Market consensus seems to have crystallized around the fact that Debt Ceiling Debate 2013 has much less potential to harm markets compared to its 2012 or 2011 versions. Cardiff Garcia at FT Alphaville summarized well that standard view:
To the seasoned finance blogger, US Congressional asshattery lacks the terrifying intrigue it had in 2011.
The world was in worse shape back then. It was pre-LTROs in Europe and high season for Eur-exit speculation, while in the US we were confronting another dispiriting summer slowdown and the legitimate possibility of a double-dip recession. As the possibility that the debt ceiling wouldn’t be lifted in time became frighteningly real, financial markets started flashing signs of acute distress, and consumer confidence cratered.
We got through it. The debt ceiling was raised enough to avoid approaching it again until after the end of the 2012 election.
And it’s also been easy to think that once again Congress will come to its senses at the last minute and, at the very least, avoid catastrophe.
Cardiff Garcia, by citing Ezra Klein, actually goes on to lay out why this year’s situation could be more dangerous than currently assumed. But let’s put the politics aside, since that’s not my area of expertise. What about the market comparison between 2011 and 2013?
Rather than talk in broad sweeping generalizations, here are the facts:
|Level of SPX Index||1350||1700|
|SPX Trailing 12 Month EPS||90||104|
|Trailing 12 Month P/E||15||16.35|
|Prior 4 Qtr Avg. GDP||1.875%||1.625%|
|Prior 6 Month Avg. ISM Manu||57.2||52.2|
|Prior 6 month Avg. ISM Non-Manu||55.7||54.8|
|Prior 6 Month Avg. Payrolls||183||160|
|10 Year Treasury Yield||3.00%||2.65%|
So was the world in “worse shape” back then? Were we confronting a possible double dip recession in the U.S.? No. The trailing U.S. data was actually better in July 2011 than in Sept 2013. Across the board better. You could argue that the forward-looking forecast was not as optimistic, but that’s not hard data, simply a guess. The hard data was better in July 2011 than it is today.
Moreover, the SPX index, valued on trailing 12 month earnings, was actually cheaper. We were only 2 years into an economic recovery, not 4 years (for you business cycle followers). In short, stocks were priced more cheaply, and at an earlier part of the cycle.
How about the resolution of the debt ceiling? What actually happened in the summer of 2011? Here’s the ABC News excerpt from July 31, 2011, when Obama and Boehner came to a last-second agreement (as is expected to happen this time around):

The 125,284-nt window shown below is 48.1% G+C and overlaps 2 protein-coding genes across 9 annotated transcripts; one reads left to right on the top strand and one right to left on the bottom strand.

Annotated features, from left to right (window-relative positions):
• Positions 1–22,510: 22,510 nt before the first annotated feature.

ABC News’ Z. Byron Wolf (@zbyronwolf) reports:
It took the threat of economic collapse and a long, contentious negotiation — and there will still be votes in Congress before it’s truly done — but lawmakers from both parties and the White House have reached a deal to raise the nation’s credit limit — the $14.3 trillion debt ceiling — by $2.4 trillion, likely through 2012.
This all happened over the weekend, with the announcement on Sunday, July 31st. SPX Futures shot up 1% on Sunday evening on the news. Prior to the announcement, the SPX index had been selling off, but had held its 200 day moving average on Friday, July 29th. I’ve circled in red the first day of trading in the index following the debt ceiling agreement:
Most traders still refer to the August 2011 swoon as due to the Standard and Poors downgrade of the U.S. debt rating. But that didn’t happen until after the close on August 5th, which I’ve circled in green.
I point all this out because between the debt ceiling extension on July 31st and the S&P downgrade on August 5th, the SPX index declined more than 100 points from high to low. That was AFTER a deal was announced to break the impasse, and BEFORE the downgrade. The meat of the selling in the summer of 2011 occurred AFTER the supposed tail risk of a U.S. default was already resolved, and before the bad news about the downgrade.
Meanwhile, U.S. data was actually pretty good. The main (and crucial) difference between today and July/August 2011 is the lack of stress in Europe. Back then, Italian and Spanish yields were shooting higher, and European banks were under serious strain. Perhaps that was the bigger cause of that decline than anything related to U.S. politics. Regardless, it’s not the black/white story that most seem to tell ex-post-facto.
I don’t know what’s going to happen this time around. The market is a mysterious mistress. But with everyone extrapolating from historical precedents, it’s worth checking the simple facts too.